President Donald Trump's mysterious tweet referencing “covfefe” remained live for six hours before it was deleted.
Then the leader of the free word issued a challenge.
As a sports blog on the internet, we accepted. And we can report, with reasonable certainty, “covfefe” is not an allusion to anything even tangentially related to the world of sport.
A Covfefe has never risen to the professional ranks in the four major leagues. These guys are the closest surnames to the mysterious noun.
Major League Baseball
Covelli (Coco) Loyce Crisp: 15-year journeyman outfielder, .265 career hitter, led American League in stolen bases (49) in 2011.
Stan Coveleski: Righthanded starter from 1912-1928 who compiled 215 career wins. Two-time AL ERA champion. Tossed nine shutouts in 1917.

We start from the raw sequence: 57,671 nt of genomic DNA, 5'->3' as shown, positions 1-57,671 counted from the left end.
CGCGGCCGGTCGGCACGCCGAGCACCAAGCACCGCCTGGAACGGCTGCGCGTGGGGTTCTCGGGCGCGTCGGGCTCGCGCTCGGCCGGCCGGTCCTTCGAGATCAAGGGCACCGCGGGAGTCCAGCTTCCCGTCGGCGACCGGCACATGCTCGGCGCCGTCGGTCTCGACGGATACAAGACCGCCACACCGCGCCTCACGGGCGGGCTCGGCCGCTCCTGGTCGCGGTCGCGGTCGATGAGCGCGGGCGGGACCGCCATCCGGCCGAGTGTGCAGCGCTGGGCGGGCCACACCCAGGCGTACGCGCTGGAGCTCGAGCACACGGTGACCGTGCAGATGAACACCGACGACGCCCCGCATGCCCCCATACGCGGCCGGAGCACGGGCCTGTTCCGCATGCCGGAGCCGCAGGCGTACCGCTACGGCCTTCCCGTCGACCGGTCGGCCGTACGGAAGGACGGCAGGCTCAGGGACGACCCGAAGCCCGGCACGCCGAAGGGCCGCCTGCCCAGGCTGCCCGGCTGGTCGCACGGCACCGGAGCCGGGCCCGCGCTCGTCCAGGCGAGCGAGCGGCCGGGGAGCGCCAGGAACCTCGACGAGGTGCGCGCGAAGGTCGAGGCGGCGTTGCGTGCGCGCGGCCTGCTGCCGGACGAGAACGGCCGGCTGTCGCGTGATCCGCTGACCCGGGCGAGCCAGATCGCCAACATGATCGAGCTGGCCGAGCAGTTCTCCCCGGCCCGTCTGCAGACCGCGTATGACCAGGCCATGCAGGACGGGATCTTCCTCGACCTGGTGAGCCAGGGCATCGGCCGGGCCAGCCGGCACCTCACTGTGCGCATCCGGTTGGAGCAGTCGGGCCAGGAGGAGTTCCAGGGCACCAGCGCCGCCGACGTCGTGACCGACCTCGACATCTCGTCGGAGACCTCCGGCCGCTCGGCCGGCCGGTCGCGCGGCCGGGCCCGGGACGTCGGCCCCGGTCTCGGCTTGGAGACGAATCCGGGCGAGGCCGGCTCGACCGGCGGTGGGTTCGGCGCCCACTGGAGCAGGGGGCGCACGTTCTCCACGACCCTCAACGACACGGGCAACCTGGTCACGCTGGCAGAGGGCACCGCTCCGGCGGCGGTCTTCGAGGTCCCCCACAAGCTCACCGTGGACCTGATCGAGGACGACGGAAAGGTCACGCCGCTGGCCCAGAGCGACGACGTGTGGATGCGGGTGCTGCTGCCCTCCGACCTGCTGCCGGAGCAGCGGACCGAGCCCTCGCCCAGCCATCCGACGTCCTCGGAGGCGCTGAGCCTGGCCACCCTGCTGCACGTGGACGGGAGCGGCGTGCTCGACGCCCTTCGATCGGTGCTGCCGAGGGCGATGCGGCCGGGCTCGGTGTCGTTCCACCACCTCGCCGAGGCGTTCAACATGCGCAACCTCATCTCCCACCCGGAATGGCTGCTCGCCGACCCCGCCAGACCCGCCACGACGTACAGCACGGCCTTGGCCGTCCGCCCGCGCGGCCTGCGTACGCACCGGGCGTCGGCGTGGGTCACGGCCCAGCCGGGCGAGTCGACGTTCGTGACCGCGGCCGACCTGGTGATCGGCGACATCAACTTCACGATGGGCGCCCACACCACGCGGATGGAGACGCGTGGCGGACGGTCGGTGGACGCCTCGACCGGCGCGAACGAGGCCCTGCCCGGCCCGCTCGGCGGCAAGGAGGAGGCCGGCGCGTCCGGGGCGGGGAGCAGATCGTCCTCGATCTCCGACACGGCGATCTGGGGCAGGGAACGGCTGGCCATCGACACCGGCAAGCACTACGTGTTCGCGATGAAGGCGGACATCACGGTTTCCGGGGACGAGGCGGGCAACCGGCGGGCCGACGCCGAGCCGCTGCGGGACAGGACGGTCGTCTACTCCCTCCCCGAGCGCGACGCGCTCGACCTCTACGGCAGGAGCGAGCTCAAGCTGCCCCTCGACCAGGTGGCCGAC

Harry Coveleski: Brother of Stan. Racked up only 81 victories.
Jack Coveney: Went 2-for-14 in 1903 for St. Louis. Brief cup of coffee.
Dylan Covey: Rookie starting pitcher for the Chicago White Sox who is winless in eight starts. Likely not on Trump’s radar yet.
Robert Covington: Fourth-year player and somewhat important part of the 76ers trusting the process.
Jimbo Covert: Offensive tackle for the Chicago Bears in the 1980s. Super Bowl winner.
No one close.
Tom Coverdale? Bud Covell?
Covfefe is not a city or a mascot. It is not a technical term or rule. It is not the nickname of a beloved player.
Trust us, we tried very hard to make even the slightest connection and came up empty.
So, in summation: not a sports term. Probably just an errant attempt to spell coverage. Really not much of a mystery at all. And yet, it will surely be the No. 1 trending topic until the next important internet thing. What a time to have WiFi.